Source: DreamWorks Animation.

DreamWorks Animation (NASDAQ:DWA) was founded in 1994 by Steven Spielberg, David Geffen, and Jeffrey Katzenberg, with Katzenberg currently at the helm as CEO. The animation studio has released only 31 films in its history, but with a couple of its Shrek movies alone, it's responsible for two of the 50 highest-grossing films of all time.

Recently, the company and the stock price have been hit by weakened box-office performances. Can this company turn it around?

Two movies a year?
Earlier this year, Katzenberg announced that DreamWorks will cut down annual production to two films a year. The company also aims to cut the budget per film from a range of $145 million to $150 million down to $120 million. That may not seem like a lot, but $60 million in annual expense savings for a company with just over a $2 billion market cap is significant and could be the difference between profitability or a costly writedown.

Lower budgets and special productions
The new focus on two films a year should give investors clarity about expenses. DreamWorks Animation has already finalized its film slate through 2018, which includes How to Train Your Dragon 3 and Kung Fu Panda 3.

Along with more concentrated bets and lower budgets, DreamWorks is going to occasionally create special productions such as Captain Underpants, which the company says "is being produced outside our normal process at a significantly lower cost, and is scheduled for release in 2017."

Potentially huge returns ... or misses
There is a sense of freedom for a small production studio nestled within a larger conglomerate. A flop of a Pixar film won't do any substantial damage to Disney's economics.

By remaining independent, DreamWorks shoulders a tremendous amount of risk. Compared with another independent studio, Lions Gate Entertainment, DreamWorks is more exposed by producing just two films a year. One flop would be damaging, while two could be potentially devastating.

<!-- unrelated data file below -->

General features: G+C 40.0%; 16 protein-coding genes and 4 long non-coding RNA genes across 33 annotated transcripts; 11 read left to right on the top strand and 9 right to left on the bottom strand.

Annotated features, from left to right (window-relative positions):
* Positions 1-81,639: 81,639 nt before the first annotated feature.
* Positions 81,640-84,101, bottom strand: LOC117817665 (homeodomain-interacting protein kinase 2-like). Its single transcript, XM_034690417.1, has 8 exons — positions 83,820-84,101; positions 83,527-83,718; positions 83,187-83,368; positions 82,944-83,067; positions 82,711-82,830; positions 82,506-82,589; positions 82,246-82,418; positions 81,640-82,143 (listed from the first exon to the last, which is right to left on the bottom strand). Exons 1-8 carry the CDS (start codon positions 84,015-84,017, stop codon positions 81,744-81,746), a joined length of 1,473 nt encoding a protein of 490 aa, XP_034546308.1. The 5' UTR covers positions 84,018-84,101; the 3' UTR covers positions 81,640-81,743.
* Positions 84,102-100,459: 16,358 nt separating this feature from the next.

By focusing on only two movies per year, the company also has tremendous potential upside. A billion dollars or more in worldwide gross for a company with a $2 billion market cap would likely propel the stock higher. If DreamWorks were a subsidiary of a $100 billion-plus company, the effect on the parent company's earnings would be nice but not enough to really move the needle.

International becomes more important
When the first Shrek film was released in 2001, the domestic gross was responsible for 55.3% of total box office sales. Those numbers have shifted toward the international market over time. The latest film in the series, Shrek Forever After, drew 68.3% of its sales from overseas.

In the past few years, DreamWorks Animation's films have routinely received over 70% of their total sales internationally. While it's good for the company to have success in international markets, more parity with domestic sales would be beneficial. For comparison, Pixar's top 15 highest-grossing films derived an average of 57.6% of their sales overseas.

Better off as a subsidiary? It depends.
This company isn't easy to model because of the choppiness of its sales and earnings. Success with 2016's slate of films wouldn't guarantee a similar level of success in 2017. Katzenberg has made it a point to get more hands-on with the production of great films after spending much of his time expanding DreamWorks "into other businesses like expanding into China, theme parks, live touring shows, licensing."

Getting back to basics and producing two great movies a year is all this company needs at its current size to outperform the market going forward. An investment in DreamWorks is a belief that Katzenberg can get movie production back to the levels of critical acclaim and profitability that it's experienced in the past. 

The greatest upside for DreamWorks remains in staying independent and executing in this area. In the long run, I could see an acquirer that's good at leveraging intellectual property into multiple revenue streams, such as Disney, taking a stab at integrating the company into its own portfolio. Doing so would assure shareholders of a premium to current prices, but it would deny them all of the potential upside of DreamWorks as a stand-alone public company.

I'll be holding my shares for the near future while I see how the 2016-17 slate of films performs. I like the upside potential and think an acquisition could provide some potential downside protection if the company falters and the stock price takes a hit.